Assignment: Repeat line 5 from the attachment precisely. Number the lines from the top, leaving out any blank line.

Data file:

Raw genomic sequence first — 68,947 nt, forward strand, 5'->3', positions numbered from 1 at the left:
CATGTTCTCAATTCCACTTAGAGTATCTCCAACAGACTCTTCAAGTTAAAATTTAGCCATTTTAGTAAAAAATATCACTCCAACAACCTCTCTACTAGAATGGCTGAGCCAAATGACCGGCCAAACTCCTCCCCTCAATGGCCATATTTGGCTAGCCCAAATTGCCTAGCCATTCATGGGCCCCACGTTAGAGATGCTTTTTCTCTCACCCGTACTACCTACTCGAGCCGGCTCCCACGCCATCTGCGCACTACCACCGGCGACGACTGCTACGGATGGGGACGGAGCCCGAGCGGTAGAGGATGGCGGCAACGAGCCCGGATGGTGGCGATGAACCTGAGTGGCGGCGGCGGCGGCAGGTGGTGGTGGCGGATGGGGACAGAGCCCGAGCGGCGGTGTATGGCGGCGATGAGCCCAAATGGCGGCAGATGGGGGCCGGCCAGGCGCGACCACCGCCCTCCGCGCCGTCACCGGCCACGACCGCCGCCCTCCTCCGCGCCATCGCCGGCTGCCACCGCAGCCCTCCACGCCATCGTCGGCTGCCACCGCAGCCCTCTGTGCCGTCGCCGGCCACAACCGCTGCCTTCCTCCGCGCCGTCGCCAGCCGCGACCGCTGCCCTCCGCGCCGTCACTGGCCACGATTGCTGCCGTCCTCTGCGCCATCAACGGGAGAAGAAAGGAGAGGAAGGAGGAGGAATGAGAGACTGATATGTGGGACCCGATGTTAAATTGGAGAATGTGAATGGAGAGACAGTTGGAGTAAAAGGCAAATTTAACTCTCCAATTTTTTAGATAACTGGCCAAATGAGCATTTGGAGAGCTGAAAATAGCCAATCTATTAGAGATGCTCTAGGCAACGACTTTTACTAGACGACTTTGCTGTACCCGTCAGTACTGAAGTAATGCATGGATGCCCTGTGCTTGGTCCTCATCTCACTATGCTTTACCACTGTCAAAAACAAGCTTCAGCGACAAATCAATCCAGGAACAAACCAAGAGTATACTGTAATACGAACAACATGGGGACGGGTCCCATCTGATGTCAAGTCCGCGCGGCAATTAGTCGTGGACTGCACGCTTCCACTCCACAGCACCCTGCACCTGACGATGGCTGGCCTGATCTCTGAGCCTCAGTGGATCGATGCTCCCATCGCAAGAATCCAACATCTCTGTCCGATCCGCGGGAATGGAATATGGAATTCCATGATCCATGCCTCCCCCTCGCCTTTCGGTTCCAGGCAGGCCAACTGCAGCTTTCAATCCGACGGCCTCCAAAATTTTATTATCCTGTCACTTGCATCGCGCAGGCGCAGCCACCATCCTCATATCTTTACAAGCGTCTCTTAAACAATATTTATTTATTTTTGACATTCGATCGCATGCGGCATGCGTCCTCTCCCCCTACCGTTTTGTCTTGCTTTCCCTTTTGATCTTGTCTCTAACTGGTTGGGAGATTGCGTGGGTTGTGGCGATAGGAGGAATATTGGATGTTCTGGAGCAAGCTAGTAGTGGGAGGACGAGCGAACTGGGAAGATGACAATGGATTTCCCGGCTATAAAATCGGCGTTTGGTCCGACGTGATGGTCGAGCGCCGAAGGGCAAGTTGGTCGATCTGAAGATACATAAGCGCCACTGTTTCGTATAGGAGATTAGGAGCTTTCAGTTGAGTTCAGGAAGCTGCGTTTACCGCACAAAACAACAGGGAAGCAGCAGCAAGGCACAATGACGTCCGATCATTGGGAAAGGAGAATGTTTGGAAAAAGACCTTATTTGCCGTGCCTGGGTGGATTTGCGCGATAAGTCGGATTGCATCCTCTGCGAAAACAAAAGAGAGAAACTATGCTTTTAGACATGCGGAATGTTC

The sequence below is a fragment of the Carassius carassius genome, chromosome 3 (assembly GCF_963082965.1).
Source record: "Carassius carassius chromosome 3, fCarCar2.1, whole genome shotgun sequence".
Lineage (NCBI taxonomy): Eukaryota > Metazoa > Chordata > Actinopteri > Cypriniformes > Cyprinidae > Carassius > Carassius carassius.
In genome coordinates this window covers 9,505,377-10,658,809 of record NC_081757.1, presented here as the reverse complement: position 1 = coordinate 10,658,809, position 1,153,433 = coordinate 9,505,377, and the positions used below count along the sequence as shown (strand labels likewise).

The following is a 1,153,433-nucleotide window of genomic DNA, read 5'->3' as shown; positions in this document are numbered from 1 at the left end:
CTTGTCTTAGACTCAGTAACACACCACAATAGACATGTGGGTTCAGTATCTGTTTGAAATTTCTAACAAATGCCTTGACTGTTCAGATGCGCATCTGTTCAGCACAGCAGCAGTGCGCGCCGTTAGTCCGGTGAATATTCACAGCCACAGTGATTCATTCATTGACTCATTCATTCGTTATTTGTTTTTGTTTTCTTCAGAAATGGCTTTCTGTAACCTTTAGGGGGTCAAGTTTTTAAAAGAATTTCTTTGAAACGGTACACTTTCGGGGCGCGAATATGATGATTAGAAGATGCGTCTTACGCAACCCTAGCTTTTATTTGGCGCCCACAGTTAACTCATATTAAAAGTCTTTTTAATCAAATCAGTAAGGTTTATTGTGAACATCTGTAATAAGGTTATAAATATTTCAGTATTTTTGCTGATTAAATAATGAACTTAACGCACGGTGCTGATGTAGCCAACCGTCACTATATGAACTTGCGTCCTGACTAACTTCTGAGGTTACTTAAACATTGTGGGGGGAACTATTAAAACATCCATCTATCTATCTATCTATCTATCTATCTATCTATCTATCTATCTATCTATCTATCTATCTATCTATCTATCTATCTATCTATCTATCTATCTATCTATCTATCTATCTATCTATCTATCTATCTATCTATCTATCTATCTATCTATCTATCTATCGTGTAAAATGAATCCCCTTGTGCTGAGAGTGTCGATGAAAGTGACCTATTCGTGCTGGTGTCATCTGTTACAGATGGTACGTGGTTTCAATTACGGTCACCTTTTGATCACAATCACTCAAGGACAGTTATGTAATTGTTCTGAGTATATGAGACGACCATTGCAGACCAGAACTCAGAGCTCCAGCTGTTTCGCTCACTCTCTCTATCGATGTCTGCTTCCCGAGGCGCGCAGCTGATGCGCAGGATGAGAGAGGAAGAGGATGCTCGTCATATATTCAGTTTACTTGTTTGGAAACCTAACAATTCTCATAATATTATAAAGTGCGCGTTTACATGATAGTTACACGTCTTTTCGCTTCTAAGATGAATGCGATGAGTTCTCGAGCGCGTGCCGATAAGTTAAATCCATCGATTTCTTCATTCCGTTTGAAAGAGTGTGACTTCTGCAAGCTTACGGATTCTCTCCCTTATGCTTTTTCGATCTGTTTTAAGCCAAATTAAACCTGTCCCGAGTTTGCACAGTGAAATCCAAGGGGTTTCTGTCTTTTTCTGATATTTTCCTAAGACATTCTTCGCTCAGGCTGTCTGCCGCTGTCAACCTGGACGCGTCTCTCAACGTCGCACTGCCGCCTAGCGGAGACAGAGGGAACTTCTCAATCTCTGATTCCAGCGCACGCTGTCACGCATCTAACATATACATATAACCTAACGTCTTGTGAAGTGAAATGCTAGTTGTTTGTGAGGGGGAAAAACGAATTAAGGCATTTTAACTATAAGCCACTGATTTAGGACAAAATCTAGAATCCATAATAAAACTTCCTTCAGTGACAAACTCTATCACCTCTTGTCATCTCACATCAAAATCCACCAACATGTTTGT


Lineage (NCBI taxonomy): Eukaryota > Metazoa > Chordata > Actinopteri > Cypriniformes > Cyprinidae > Carassius > Carassius carassius.